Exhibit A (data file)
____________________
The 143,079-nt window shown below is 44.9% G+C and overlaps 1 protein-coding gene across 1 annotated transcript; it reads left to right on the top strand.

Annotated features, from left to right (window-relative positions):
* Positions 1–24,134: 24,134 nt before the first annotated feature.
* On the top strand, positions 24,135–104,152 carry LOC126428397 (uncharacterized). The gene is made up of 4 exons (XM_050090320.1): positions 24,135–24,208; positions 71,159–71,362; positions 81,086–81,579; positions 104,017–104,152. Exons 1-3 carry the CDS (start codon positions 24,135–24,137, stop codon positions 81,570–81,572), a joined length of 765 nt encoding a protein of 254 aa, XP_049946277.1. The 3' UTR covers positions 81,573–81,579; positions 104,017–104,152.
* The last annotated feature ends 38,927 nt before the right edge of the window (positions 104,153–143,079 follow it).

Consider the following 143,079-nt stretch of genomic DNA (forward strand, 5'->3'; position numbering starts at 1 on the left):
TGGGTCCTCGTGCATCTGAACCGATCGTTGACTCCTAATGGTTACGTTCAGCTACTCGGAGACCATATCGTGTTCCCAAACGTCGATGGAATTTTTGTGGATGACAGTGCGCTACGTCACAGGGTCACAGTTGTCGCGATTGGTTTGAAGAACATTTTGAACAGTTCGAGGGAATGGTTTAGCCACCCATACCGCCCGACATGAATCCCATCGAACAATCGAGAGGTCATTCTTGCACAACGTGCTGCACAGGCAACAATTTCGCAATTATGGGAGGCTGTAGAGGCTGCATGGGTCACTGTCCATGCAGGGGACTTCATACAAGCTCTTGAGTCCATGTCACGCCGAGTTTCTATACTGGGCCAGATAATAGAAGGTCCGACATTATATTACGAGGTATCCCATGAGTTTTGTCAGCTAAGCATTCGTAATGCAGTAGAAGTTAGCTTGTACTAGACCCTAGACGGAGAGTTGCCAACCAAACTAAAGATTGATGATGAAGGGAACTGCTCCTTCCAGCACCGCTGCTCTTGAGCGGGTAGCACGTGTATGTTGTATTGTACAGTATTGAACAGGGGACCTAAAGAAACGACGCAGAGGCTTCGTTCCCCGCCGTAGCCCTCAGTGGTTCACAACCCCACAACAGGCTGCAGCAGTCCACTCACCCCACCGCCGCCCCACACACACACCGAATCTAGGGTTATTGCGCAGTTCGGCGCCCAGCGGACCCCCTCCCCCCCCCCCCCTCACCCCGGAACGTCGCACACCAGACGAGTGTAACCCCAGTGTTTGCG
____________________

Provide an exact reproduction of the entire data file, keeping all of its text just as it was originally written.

The 143,079-nt window shown below is 44.9% G+C and overlaps 1 protein-coding gene across 1 annotated transcript; it reads left to right on the top strand.

Annotated features, from left to right (window-relative positions):
* Positions 1–24,134: 24,134 nt before the first annotated feature.
* On the top strand, positions 24,135–104,152 carry LOC126428397 (uncharacterized). The gene is made up of 4 exons (XM_050090320.1): positions 24,135–24,208; positions 71,159–71,362; positions 81,086–81,579; positions 104,017–104,152. Exons 1-3 carry the CDS (start codon positions 24,135–24,137, stop codon positions 81,570–81,572), a joined length of 765 nt encoding a protein of 254 aa, XP_049946277.1. The 3' UTR covers positions 81,573–81,579; positions 104,017–104,152.
* The last annotated feature ends 38,927 nt before the right edge of the window (positions 104,153–143,079 follow it).

Consider the following 143,079-nt stretch of genomic DNA (forward strand, 5'->3'; position numbering starts at 1 on the left):
TGGGTCCTCGTGCATCTGAACCGATCGTTGACTCCTAATGGTTACGTTCAGCTACTCGGAGACCATATCGTGTTCCCAAACGTCGATGGAATTTTTGTGGATGACAGTGCGCTACGTCACAGGGTCACAGTTGTCGCGATTGGTTTGAAGAACATTTTGAACAGTTCGAGGGAATGGTTTAGCCACCCATACCGCCCGACATGAATCCCATCGAACAATCGAGAGGTCATTCTTGCACAACGTGCTGCACAGGCAACAATTTCGCAATTATGGGAGGCTGTAGAGGCTGCATGGGTCACTGTCCATGCAGGGGACTTCATACAAGCTCTTGAGTCCATGTCACGCCGAGTTTCTATACTGGGCCAGATAATAGAAGGTCCGACATTATATTACGAGGTATCCCATGAGTTTTGTCAGCTAAGCATTCGTAATGCAGTAGAAGTTAGCTTGTACTAGACCCTAGACGGAGAGTTGCCAACCAAACTAAAGATTGATGATGAAGGGAACTGCTCCTTCCAGCACCGCTGCTCTTGAGCGGGTAGCACGTGTATGTTGTATTGTACAGTATTGAACAGGGGACCTAAAGAAACGACGCAGAGGCTTCGTTCCCCGCCGTAGCCCTCAGTGGTTCACAACCCCACAACAGGCTGCAGCAGTCCACTCACCCCACCGCCGCCCCACACACACACCGAATCTAGGGTTATTGCGCAGTTCGGCGCCCAGCGGACCCCCTCCCCCCCCCCCCCTCACCCCGGAACGTCGCACACCAGACGAGTGTAACCCCAGTGTTTGCG